As many as 800 New Zealand women per year are diagnosed with HER2 positive breast cancer, a cancer that is generally more aggressive and has a poorer outcome than other types of breast cancer. The relatively new drug Herceptin offers these women a better chance of staying healthy for longer.
Until 2008, women with early stage breast cancer who might benefit from the drug had to pay up to about $70,000 themselves to get Herceptin for a year as it was previously only funded for 9 weeks treatment. But late in 2008 the government announced that 12 months of Herceptin would be fully funded for those with early stage breast cancer. This was a notable achievement and was the result of many women’s efforts, especially committee members of Breast Cancer Aotearoa Coalition. Herceptin Offers Hope
HER2 is Human Epidermal growth factor Receptor 2 and is one of the growth factors that are important for controlling cell growth. It is present in small amounts in normal breast cells and breast cancer.
HER2 positive (HER2+) breast tumours either have too many HER2 genes or produce large amounts of HER2 protein. The prognosis is poorer for the 25 to 30% of breast cancer patients who have such tumours – the cancer is more aggressive, growing more quickly and spreading more rapidly, there is a higher rate of recurrence and it is more invasive leading more often to metastases. Ten year survival rates are approximately 40%.
Recent research on trastuzamab (Herceptin) has offered hope for women with HER2+ breast cancer. Herceptin is a monoclonal antibody – a molecularly engineered antibody that resulted from early research on mice. It is a targeted treatment that works on the cancer not healthy tissue and for that reason has benefits over conventional chemotherapy.
Herceptin works in three ways:
- It binds to the HER2 proteins on the surface of the tumour cell and blocks signals for cell growth which may result in cancer cell death.
- When it binds to the HER2 proteins on the surface of the tumour cell, immune system cells within the body recognise it as a foreign object and attack, helping to more effectively kill the cancer cells.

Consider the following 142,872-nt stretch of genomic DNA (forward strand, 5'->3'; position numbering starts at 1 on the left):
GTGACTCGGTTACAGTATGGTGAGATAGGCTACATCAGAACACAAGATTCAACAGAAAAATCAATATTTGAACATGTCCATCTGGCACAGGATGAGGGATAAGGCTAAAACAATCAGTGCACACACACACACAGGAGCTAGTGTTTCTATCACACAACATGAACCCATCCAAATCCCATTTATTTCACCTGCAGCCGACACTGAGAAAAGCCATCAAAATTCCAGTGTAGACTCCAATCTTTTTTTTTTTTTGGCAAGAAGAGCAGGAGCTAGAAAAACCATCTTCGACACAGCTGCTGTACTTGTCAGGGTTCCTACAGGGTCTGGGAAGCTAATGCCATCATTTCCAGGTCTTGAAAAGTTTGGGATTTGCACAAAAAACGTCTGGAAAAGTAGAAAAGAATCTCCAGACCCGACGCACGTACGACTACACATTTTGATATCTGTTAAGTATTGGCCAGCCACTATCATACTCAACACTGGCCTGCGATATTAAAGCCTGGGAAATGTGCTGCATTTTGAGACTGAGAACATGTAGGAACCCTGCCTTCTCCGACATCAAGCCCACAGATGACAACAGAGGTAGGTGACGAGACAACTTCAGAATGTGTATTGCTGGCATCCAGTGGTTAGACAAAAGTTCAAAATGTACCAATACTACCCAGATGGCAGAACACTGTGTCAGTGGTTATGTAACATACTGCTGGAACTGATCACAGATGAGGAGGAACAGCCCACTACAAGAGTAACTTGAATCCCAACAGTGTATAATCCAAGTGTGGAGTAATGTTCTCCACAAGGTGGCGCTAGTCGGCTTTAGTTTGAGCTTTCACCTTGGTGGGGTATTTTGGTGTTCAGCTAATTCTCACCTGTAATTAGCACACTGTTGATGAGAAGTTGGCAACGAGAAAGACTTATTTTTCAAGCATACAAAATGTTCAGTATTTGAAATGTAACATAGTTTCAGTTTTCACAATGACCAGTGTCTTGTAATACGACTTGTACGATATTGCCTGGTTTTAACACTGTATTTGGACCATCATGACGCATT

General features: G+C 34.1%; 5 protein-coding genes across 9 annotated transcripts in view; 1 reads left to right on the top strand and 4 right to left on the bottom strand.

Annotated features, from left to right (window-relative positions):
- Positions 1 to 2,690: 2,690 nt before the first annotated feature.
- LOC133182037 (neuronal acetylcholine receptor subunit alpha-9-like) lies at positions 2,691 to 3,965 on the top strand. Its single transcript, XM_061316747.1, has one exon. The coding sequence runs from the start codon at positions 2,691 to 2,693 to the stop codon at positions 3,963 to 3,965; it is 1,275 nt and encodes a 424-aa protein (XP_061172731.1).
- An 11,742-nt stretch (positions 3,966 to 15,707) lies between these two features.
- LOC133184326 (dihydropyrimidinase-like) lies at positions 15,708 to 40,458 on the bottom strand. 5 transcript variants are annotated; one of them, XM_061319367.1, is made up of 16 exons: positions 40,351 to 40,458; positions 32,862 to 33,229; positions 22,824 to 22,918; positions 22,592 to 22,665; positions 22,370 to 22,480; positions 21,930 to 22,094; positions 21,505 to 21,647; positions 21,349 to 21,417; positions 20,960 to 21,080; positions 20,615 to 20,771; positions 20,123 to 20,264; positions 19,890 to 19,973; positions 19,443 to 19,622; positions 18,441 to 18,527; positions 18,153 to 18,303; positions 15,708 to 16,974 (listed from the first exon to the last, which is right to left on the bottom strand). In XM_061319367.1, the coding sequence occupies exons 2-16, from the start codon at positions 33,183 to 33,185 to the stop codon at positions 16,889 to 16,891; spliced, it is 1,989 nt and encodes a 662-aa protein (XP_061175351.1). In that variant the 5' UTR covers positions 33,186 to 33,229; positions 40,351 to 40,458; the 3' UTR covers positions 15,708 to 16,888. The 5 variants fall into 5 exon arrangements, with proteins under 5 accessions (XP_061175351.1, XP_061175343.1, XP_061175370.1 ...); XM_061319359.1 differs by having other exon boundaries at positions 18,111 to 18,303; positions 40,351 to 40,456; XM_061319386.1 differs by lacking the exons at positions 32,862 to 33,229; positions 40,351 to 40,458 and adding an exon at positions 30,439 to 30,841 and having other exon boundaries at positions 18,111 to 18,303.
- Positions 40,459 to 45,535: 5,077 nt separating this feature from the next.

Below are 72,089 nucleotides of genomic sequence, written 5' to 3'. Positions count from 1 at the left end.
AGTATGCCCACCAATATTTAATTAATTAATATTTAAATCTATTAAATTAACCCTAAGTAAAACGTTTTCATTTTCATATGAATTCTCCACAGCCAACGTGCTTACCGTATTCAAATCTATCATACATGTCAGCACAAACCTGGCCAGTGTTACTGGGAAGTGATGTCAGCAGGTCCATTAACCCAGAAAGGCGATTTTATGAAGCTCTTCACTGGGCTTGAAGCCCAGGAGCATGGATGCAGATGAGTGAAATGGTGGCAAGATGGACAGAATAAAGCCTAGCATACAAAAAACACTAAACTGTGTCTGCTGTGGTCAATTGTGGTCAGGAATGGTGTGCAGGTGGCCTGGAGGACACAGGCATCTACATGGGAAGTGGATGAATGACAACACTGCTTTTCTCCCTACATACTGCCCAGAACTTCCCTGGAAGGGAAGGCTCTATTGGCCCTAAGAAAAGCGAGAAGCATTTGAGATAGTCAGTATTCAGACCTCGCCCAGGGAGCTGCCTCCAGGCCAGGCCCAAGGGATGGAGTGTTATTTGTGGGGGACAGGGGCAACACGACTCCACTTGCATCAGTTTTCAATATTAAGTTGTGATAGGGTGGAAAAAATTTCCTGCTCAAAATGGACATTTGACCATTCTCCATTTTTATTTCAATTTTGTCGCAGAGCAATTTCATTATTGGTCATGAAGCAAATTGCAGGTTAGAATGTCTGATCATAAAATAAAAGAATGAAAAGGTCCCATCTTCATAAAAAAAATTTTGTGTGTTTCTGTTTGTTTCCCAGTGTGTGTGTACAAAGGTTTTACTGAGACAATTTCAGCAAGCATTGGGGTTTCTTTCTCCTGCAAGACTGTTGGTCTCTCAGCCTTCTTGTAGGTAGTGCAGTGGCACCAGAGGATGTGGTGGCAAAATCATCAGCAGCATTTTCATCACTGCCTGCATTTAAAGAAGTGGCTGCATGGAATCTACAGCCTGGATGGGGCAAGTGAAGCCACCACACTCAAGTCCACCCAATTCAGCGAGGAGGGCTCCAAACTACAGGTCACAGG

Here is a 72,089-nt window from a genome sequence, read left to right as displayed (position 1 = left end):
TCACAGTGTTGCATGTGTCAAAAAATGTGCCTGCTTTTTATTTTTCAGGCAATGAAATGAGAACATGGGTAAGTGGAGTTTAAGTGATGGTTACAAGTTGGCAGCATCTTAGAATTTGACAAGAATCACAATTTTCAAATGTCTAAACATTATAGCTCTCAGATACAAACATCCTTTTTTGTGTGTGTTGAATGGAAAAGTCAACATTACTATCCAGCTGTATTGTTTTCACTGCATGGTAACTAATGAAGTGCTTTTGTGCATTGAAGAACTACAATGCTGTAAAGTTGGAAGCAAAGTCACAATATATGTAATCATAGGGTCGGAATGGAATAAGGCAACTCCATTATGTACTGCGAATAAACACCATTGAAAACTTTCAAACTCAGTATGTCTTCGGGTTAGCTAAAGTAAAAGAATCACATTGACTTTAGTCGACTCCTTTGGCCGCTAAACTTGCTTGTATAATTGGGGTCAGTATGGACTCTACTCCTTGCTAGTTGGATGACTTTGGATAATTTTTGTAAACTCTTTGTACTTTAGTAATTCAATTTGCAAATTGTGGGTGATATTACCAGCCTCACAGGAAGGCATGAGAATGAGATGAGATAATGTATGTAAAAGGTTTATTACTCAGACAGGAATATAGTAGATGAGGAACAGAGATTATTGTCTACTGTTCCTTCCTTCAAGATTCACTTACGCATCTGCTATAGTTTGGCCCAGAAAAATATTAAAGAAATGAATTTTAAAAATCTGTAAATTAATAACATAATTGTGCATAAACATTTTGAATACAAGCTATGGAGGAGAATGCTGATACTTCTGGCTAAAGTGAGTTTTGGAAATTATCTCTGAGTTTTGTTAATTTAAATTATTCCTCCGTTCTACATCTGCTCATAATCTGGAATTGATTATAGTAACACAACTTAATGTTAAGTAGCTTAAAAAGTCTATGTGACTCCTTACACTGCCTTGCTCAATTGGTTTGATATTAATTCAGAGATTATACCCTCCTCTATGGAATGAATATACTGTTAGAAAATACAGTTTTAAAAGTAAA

- It can enhance the effectiveness of chemotherapy which attacks and damages the DNA in the nuclei of tumour cells and causes cancer cell death.
Generally the adverse effects of Herceptin are mild when compared with the toxic effects of chemotherapy. Side effects may include fever and chills, weakness, nausea, vomiting, cough, diarrhoea, and headaches, and are usually associated with the first dose and not subsequent doses. However, some women have experienced heart damage leading to congestive heart failure while on Herceptin. Recent research has found that most of the adverse cardiac effects of 12 months Herceptin treatment are treatable and reversible when Herceptin is not administered concurrently with anthracycline drugs. Results from recent clinical trials on Herceptin for early stage breast cancer have been received with enthusiasm by the medical profession and the breast cancer community. Four large adjuvant Herceptin trials have been reported on: NSABP B31, NCCTG Trial, BCIRG006 Trial and the HERA Trial. Each is slightly different and the follow-up is still relatively short. Overall, some 13,000 women, including women from New Zealand, participated in the four trials.
At 3 years, the studies suggested about 12 out of every 100 users of Herceptin, or about three out of every 100 breast cancer patients, would be helped by the drug to remain disease-free after three years.
Moving to life expectancy, after three years Herceptin improves the chances of survival from 91.7% to 94.3%. So the reduction in the death rate is indeed one-third (from 8.3% to 5.7%). But in less dramatic language, Herceptin keeps about three people out of every 100 alive after three years for those who take the drug. This amounts to less than one extra person per 100 among all breast cancer patients.” (From Herceptin will work wonders, not miracles, Gavyn Davies, 1/06/06, www.guardian.co.uk)
An additional smaller trial (FinHer) undertaken in Finland showed that just nine weeks of Herceptin improved disease-free survival at two-year follow-up. New Zealand women had the opportunity to join the SOLD trial, which compares 9 weeks treatment with 12 months.
Together the trials have shown that the benefit of Herceptin is independent of chemotherapy and patient characteristics (eg: age, tumour grade and node involvement).
Although there are questions over aspects of Herceptin treatment for early breast cancer, until such time as the questions are answered, New Zealand women have the burden lifted from their shoulders over how their Herceptin treatment will be funded, and an equitable regime is in place which does not depend on an individual’s ability to fund the drug themselves.